Plaintiff sued defendant related to an insurance claim resulting from a motor vehicle accident. Defendant hired a Neuropsychology Expert Witness to provide testimony. Plaintiff filed a motion to exclude this expert from testifying. The court denied the motion.
Facts: This case (Barcus v. The Phoenix Insurance Co. – United States District Court – District of Kansas – January 25th, 2019) involves an insurance claim for underinsured motorist benefits. The plaintiff seeks underinsured benefits from his insurer in connection with a motor vehicle accident. The plaintiff states that the accident caused a traumatic brain injury, which resulted in vestibular symptoms and permanent cognitive defects. The defendant hired Dr. Maria Korth (Neuropsychology Expert Witness) to provide testimony on his behalf.
Discussion: Dr. Korth was hired to opine that the plaintiff did not suffer a traumatic brain injury during the accident and that the plaintiff is no longer experiencing cognitive defects as a result of the accident.
Dr. Korth is a neuropsychologist and one of the plaintiff’s treating providers. Dr. Korth testifies that she originally diagnosed the plaintiff with post-concussive syndrome but two years later the plaintiff no longer presented in a way that was consistent with post-concussive syndrome. Dr. Korth also testifies that at the time she discharged the plaintiff, he no longer met the criteria for post-concussive syndrome.
The plaintiff argues that Dr. Korth’s testimony is not reliable. Specifically, the plaintiff states that Dr. Korth cannot testify on the extent to which the plaintiff’s cognitive defects had subsided because her opinion is speculative and not supported by enough facts or data.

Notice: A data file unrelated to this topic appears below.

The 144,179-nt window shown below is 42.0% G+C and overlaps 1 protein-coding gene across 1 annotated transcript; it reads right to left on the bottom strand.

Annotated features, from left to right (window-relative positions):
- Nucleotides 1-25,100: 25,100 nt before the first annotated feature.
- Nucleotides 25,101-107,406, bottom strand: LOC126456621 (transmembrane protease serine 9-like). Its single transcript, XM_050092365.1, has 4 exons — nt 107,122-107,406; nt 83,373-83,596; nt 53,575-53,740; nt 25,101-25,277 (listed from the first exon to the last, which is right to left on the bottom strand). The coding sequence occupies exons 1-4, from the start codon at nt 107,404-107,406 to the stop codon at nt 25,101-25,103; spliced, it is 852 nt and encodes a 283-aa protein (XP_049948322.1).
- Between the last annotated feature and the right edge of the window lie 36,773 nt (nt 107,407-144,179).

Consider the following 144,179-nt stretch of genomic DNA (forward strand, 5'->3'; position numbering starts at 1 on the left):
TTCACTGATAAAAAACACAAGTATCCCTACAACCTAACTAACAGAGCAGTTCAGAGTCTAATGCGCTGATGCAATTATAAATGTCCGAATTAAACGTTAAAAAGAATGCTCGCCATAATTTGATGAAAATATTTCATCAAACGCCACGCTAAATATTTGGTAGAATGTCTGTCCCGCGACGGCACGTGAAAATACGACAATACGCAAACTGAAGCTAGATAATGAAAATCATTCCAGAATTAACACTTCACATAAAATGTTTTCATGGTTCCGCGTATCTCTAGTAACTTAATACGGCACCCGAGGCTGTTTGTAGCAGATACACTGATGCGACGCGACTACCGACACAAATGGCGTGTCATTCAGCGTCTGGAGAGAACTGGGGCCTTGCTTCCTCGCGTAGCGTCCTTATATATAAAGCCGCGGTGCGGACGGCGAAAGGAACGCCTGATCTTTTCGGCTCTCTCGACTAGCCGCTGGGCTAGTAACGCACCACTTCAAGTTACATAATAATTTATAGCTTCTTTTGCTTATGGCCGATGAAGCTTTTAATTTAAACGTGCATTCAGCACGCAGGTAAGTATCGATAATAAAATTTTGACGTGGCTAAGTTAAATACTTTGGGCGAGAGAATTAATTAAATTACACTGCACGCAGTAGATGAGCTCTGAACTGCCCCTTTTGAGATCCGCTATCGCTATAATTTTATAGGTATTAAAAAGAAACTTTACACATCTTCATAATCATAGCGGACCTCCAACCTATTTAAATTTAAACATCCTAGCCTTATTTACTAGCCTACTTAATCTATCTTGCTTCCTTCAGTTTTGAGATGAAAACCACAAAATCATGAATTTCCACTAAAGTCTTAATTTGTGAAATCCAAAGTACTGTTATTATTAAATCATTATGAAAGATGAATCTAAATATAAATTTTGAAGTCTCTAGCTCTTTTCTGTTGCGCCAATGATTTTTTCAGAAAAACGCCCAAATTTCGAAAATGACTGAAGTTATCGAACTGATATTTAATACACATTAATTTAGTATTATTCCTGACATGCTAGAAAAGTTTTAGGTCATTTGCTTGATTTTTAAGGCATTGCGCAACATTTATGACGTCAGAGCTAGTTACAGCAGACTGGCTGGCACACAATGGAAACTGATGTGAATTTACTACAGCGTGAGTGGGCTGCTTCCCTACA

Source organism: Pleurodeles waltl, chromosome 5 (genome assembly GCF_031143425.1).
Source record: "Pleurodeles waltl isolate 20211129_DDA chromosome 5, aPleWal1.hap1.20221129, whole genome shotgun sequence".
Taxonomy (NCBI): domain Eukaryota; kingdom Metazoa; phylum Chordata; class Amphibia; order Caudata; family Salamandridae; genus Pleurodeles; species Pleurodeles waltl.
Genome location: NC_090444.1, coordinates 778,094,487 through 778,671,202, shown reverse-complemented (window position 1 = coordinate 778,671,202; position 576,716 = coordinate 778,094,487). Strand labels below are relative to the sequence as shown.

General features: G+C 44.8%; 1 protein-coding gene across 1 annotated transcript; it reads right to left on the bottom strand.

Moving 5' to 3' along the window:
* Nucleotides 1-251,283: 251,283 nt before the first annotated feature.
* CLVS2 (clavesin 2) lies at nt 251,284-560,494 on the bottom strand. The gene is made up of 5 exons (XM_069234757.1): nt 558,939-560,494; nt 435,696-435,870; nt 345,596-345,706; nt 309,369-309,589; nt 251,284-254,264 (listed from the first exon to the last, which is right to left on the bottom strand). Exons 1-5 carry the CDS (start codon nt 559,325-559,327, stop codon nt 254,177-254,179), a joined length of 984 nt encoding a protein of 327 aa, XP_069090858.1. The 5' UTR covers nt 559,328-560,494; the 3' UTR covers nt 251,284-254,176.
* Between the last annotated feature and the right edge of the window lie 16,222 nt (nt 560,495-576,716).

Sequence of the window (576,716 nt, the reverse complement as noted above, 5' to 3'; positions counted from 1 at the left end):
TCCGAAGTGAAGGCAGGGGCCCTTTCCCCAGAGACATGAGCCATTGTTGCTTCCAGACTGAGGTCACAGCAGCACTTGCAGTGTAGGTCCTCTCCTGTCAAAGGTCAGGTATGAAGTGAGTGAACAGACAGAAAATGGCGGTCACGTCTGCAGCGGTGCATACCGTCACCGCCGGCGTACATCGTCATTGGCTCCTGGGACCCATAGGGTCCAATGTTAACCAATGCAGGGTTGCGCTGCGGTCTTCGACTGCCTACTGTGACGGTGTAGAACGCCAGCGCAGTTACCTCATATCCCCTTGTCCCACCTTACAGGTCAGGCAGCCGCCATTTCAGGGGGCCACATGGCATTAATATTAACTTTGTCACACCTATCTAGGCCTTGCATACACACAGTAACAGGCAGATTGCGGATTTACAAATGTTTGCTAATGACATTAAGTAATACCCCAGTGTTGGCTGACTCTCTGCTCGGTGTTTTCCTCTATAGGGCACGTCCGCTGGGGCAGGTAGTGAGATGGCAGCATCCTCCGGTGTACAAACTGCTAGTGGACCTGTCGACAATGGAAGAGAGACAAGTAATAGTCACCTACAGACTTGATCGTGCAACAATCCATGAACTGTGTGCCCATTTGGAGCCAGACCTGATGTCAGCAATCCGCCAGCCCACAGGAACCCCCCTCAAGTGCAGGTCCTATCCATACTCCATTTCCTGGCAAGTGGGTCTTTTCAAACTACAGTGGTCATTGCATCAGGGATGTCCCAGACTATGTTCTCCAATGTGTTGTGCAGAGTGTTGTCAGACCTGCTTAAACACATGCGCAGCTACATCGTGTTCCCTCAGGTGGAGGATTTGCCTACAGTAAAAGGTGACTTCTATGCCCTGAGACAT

The court states that the opinions offered by Dr. Korth are based on her personal examination, treatment, and cognitive testing of plaintiff. Thus, the court opines that Dr. Korth is therefore qualified to testify to the opinions formed during her treatment regarding to the extent of his injuries, the cause of the injuries, and her diagnosis. In addition, the court opines that a treating provider’s opinion should not be rendered unreliable simply because she does not testify about the degree of her certainty. The court continues by stating that this issue goes to the weight of the evidence and not the admissibility.
Also, the court does not accept the plaintiff’s argument that Dr. Korth cannot opine relate to alternative explanations for the plaintiff’s vestibular symptoms. Dr. Korth did consider other explanations for the plaintiff’s reported symptoms, but did not give any opinion about the certainty or probability of these causes, but the plaintiff bears the burden to establish with the requisite degree of certainty that his vestibular symptoms ultimately stem from the accident.
Conclusion: The motion to exclude the expert witness testimony of Dr. Maria Korth is denied.